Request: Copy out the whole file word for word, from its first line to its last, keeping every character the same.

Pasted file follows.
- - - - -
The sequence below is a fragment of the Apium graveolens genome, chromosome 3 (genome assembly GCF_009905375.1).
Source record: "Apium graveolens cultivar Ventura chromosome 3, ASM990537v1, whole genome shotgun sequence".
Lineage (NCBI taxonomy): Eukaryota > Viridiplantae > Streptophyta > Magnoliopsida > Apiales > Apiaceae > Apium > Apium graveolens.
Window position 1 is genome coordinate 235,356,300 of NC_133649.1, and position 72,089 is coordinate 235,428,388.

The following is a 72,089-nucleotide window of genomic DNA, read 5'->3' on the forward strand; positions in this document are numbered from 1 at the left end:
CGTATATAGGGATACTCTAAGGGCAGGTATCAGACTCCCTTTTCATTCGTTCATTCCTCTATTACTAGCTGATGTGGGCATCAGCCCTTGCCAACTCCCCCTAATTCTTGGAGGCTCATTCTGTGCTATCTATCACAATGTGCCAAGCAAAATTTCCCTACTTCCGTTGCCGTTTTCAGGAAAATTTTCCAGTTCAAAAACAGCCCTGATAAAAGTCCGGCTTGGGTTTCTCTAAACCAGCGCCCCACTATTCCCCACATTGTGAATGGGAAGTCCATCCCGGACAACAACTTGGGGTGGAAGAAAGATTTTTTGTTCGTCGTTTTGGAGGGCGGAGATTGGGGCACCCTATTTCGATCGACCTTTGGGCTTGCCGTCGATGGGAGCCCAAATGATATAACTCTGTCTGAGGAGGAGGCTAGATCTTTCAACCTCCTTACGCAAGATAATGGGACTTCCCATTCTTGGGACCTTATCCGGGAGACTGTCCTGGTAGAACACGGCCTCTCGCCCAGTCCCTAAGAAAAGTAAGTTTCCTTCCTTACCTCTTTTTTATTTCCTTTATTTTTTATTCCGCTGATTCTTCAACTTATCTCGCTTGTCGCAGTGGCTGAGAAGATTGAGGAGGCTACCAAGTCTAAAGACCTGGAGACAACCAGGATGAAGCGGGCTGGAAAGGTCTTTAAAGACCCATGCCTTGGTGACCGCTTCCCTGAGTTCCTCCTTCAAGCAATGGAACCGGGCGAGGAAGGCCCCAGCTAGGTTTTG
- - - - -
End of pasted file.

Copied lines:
The sequence below is a fragment of the Apium graveolens genome, chromosome 3 (genome assembly GCF_009905375.1).
Source record: "Apium graveolens cultivar Ventura chromosome 3, ASM990537v1, whole genome shotgun sequence".
Lineage (NCBI taxonomy): Eukaryota > Viridiplantae > Streptophyta > Magnoliopsida > Apiales > Apiaceae > Apium > Apium graveolens.
Window position 1 is genome coordinate 235,356,300 of NC_133649.1, and position 72,089 is coordinate 235,428,388.

The following is a 72,089-nucleotide window of genomic DNA, read 5'->3' on the forward strand; positions in this document are numbered from 1 at the left end:
CGTATATAGGGATACTCTAAGGGCAGGTATCAGACTCCCTTTTCATTCGTTCATTCCTCTATTACTAGCTGATGTGGGCATCAGCCCTTGCCAACTCCCCCTAATTCTTGGAGGCTCATTCTGTGCTATCTATCACAATGTGCCAAGCAAAATTTCCCTACTTCCGTTGCCGTTTTCAGGAAAATTTTCCAGTTCAAAAACAGCCCTGATAAAAGTCCGGCTTGGGTTTCTCTAAACCAGCGCCCCACTATTCCCCACATTGTGAATGGGAAGTCCATCCCGGACAACAACTTGGGGTGGAAGAAAGATTTTTTGTTCGTCGTTTTGGAGGGCGGAGATTGGGGCACCCTATTTCGATCGACCTTTGGGCTTGCCGTCGATGGGAGCCCAAATGATATAACTCTGTCTGAGGAGGAGGCTAGATCTTTCAACCTCCTTACGCAAGATAATGGGACTTCCCATTCTTGGGACCTTATCCGGGAGACTGTCCTGGTAGAACACGGCCTCTCGCCCAGTCCCTAAGAAAAGTAAGTTTCCTTCCTTACCTCTTTTTTATTTCCTTTATTTTTTATTCCGCTGATTCTTCAACTTATCTCGCTTGTCGCAGTGGCTGAGAAGATTGAGGAGGCTACCAAGTCTAAAGACCTGGAGACAACCAGGATGAAGCGGGCTGGAAAGGTCTTTAAAGACCCATGCCTTGGTGACCGCTTCCCTGAGTTCCTCCTTCAAGCAATGGAACCGGGCGAGGAAGGCCCCAGCTAGGTTTTG